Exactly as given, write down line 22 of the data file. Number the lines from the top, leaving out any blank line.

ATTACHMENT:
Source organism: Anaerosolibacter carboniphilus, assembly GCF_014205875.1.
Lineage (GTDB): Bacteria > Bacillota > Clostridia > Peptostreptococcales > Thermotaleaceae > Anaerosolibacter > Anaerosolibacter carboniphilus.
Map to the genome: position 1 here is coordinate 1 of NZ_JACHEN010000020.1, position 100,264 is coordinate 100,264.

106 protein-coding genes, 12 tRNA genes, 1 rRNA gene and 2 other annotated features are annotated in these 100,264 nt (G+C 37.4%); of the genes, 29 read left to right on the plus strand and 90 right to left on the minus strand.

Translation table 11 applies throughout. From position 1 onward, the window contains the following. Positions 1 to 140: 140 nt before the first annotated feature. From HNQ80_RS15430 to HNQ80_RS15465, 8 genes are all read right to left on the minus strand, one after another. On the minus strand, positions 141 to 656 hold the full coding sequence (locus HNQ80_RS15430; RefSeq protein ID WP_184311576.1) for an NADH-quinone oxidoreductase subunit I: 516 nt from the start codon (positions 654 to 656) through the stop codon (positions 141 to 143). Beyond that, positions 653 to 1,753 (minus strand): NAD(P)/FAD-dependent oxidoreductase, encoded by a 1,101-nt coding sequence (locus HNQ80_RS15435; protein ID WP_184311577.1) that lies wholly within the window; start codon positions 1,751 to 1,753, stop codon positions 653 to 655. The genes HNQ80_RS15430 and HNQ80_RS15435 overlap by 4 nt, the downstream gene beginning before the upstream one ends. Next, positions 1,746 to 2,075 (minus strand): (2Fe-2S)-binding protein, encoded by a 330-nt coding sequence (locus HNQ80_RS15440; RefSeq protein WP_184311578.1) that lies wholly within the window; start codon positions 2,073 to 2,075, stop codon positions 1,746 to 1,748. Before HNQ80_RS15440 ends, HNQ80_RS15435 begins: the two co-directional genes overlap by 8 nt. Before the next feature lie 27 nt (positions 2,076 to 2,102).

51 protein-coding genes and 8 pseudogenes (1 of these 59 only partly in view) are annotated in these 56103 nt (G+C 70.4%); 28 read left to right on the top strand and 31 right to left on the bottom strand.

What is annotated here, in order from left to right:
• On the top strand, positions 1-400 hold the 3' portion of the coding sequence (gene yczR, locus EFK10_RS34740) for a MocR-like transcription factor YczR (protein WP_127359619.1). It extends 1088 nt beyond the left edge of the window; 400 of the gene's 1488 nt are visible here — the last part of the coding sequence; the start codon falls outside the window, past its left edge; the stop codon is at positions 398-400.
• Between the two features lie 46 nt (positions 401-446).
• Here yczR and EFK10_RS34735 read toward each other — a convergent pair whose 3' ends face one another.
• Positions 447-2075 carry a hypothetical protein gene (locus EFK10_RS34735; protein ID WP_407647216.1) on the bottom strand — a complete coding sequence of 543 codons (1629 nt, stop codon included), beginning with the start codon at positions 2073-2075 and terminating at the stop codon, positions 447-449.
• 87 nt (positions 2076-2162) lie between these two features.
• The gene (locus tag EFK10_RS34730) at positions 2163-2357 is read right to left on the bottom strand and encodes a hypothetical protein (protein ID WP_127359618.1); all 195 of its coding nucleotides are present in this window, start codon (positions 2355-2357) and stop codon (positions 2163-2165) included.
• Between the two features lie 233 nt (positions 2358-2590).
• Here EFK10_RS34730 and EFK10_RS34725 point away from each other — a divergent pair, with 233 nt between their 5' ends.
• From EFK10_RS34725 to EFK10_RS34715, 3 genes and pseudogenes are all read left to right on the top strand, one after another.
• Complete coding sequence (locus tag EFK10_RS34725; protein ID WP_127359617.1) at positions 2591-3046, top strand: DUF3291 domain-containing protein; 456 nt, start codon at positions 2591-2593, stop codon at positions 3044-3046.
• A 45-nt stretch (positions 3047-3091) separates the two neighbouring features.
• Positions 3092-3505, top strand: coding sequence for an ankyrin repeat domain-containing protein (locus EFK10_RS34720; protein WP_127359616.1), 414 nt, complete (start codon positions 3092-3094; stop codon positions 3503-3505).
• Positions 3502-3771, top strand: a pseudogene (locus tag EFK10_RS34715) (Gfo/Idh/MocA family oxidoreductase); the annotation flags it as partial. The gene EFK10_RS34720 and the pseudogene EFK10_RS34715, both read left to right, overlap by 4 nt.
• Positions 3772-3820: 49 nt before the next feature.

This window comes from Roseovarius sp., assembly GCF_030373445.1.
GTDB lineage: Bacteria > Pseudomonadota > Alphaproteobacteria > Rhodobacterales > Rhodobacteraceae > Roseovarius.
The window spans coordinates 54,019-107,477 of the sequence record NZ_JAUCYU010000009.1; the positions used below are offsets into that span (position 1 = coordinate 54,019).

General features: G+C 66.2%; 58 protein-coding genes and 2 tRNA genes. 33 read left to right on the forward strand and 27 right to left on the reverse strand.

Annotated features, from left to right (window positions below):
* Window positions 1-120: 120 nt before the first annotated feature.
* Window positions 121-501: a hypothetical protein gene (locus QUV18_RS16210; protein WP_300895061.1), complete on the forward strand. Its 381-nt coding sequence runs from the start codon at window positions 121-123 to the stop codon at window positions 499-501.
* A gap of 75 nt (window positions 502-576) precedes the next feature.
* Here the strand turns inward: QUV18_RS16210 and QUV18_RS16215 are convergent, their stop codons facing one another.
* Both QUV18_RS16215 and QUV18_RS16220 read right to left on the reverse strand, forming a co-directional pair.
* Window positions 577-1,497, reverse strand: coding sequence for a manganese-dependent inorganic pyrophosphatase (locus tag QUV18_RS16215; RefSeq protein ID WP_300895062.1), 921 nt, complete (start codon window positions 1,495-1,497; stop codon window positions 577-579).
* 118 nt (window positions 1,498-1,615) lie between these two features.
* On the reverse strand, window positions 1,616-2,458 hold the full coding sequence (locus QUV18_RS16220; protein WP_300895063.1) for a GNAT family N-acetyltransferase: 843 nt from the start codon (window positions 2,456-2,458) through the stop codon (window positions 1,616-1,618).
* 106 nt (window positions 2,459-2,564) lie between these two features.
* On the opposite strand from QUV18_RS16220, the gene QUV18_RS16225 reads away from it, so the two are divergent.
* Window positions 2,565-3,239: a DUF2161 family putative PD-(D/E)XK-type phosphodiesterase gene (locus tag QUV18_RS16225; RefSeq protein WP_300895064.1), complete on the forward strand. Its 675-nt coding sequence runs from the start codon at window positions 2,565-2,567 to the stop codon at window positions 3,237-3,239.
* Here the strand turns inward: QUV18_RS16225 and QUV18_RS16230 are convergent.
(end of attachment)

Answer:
This window comes from Roseovarius sp., assembly GCF_030373445.1.